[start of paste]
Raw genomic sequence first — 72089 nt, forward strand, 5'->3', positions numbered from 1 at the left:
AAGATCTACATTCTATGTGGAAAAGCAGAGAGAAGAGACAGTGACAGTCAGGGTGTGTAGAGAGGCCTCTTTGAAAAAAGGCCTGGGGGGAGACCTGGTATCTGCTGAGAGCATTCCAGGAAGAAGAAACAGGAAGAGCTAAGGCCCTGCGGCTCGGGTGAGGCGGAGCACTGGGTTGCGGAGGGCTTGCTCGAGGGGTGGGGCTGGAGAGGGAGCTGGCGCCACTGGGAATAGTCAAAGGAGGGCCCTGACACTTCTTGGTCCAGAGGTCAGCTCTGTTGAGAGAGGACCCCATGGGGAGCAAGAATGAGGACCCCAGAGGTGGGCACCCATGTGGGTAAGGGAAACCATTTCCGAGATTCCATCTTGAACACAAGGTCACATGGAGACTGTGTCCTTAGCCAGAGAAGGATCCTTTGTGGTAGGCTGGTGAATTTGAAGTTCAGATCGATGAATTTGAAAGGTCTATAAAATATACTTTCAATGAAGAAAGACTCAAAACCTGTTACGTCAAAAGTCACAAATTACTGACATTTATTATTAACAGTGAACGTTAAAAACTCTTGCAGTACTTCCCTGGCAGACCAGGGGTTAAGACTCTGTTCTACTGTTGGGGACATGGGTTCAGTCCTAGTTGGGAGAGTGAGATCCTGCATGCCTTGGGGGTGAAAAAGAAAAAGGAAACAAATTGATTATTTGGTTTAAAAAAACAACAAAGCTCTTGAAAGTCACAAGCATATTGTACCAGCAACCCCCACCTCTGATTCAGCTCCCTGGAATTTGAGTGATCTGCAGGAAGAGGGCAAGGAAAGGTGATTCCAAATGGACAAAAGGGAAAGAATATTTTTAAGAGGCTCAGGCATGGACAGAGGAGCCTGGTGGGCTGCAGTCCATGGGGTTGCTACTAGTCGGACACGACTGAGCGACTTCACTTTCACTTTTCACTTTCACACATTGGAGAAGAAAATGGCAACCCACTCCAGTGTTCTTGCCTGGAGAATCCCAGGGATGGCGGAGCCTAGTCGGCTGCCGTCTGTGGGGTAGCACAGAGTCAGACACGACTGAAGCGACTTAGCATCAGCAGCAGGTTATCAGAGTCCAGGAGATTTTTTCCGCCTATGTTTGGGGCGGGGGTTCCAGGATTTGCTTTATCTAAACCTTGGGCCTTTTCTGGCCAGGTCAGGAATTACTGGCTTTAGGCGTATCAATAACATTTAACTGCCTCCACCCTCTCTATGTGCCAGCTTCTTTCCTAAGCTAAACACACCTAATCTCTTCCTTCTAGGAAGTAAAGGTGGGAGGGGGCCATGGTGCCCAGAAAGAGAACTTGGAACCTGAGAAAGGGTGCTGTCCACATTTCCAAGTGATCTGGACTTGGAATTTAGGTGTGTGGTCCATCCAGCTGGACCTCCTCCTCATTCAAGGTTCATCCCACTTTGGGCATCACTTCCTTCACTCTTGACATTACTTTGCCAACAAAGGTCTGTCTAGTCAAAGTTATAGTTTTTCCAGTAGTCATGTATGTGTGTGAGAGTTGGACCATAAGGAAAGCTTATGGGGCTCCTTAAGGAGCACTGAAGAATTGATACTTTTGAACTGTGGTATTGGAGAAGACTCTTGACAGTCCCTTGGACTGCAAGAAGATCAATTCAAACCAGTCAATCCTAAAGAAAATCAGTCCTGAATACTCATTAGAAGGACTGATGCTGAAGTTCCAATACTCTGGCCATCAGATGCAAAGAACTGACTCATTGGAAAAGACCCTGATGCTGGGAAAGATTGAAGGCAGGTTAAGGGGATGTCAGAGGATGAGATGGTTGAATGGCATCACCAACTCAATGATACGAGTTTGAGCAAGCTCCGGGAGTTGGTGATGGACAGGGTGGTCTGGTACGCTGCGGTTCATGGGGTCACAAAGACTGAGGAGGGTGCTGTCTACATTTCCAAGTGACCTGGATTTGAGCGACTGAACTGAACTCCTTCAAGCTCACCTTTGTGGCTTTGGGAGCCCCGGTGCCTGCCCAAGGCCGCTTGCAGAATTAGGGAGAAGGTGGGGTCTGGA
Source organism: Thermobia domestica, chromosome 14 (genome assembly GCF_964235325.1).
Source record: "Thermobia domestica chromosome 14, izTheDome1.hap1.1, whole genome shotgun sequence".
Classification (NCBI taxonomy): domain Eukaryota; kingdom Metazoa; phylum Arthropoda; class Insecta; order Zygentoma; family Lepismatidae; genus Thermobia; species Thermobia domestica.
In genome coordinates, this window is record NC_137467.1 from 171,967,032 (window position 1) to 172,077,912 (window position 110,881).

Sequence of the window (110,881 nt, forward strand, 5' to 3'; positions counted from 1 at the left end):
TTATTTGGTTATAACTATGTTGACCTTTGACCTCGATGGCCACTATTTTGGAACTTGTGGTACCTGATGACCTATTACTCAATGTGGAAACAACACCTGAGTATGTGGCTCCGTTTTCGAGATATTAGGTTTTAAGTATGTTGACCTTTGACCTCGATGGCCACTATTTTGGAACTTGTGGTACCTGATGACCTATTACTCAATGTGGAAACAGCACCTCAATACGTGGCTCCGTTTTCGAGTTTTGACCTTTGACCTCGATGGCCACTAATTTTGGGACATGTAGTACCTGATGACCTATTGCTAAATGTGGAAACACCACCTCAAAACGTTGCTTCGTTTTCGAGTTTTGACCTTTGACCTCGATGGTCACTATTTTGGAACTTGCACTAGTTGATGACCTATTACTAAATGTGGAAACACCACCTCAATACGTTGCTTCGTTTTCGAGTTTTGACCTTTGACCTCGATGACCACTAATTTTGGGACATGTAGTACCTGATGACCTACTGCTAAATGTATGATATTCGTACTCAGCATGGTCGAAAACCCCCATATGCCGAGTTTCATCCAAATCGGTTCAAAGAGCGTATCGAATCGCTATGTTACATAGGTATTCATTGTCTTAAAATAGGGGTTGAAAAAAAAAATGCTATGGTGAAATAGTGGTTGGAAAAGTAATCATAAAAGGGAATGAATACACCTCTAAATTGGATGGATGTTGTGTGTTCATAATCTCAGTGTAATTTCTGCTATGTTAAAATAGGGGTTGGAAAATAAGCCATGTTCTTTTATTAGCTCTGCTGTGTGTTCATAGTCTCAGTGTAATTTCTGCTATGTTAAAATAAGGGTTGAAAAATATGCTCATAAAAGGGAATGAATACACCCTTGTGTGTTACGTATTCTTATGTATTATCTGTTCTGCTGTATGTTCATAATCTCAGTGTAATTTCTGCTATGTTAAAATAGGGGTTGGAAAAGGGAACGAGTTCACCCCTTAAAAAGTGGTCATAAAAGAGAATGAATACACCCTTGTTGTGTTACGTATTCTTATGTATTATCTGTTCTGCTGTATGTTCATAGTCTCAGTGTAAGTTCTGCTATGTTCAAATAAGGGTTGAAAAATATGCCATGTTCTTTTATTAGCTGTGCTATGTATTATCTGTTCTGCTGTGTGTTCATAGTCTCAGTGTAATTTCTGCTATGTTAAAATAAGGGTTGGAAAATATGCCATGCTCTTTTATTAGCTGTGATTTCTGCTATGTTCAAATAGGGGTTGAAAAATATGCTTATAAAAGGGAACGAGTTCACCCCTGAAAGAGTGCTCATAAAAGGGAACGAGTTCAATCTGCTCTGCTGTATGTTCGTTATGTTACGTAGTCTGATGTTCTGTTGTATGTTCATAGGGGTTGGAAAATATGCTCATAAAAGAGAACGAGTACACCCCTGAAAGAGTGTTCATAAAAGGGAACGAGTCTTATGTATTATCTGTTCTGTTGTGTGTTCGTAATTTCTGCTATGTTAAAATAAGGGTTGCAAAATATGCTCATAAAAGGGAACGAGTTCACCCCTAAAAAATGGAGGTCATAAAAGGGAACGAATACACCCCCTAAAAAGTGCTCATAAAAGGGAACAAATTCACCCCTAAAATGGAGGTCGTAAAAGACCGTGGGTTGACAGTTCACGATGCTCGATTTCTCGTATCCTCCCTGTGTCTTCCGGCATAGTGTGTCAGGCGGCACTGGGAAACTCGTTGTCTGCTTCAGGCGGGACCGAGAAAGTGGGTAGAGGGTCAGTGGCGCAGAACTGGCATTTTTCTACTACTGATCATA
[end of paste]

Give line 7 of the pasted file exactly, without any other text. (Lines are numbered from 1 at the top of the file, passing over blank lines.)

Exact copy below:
Sequence of the window (110,881 nt, forward strand, 5' to 3'; positions counted from 1 at the left end):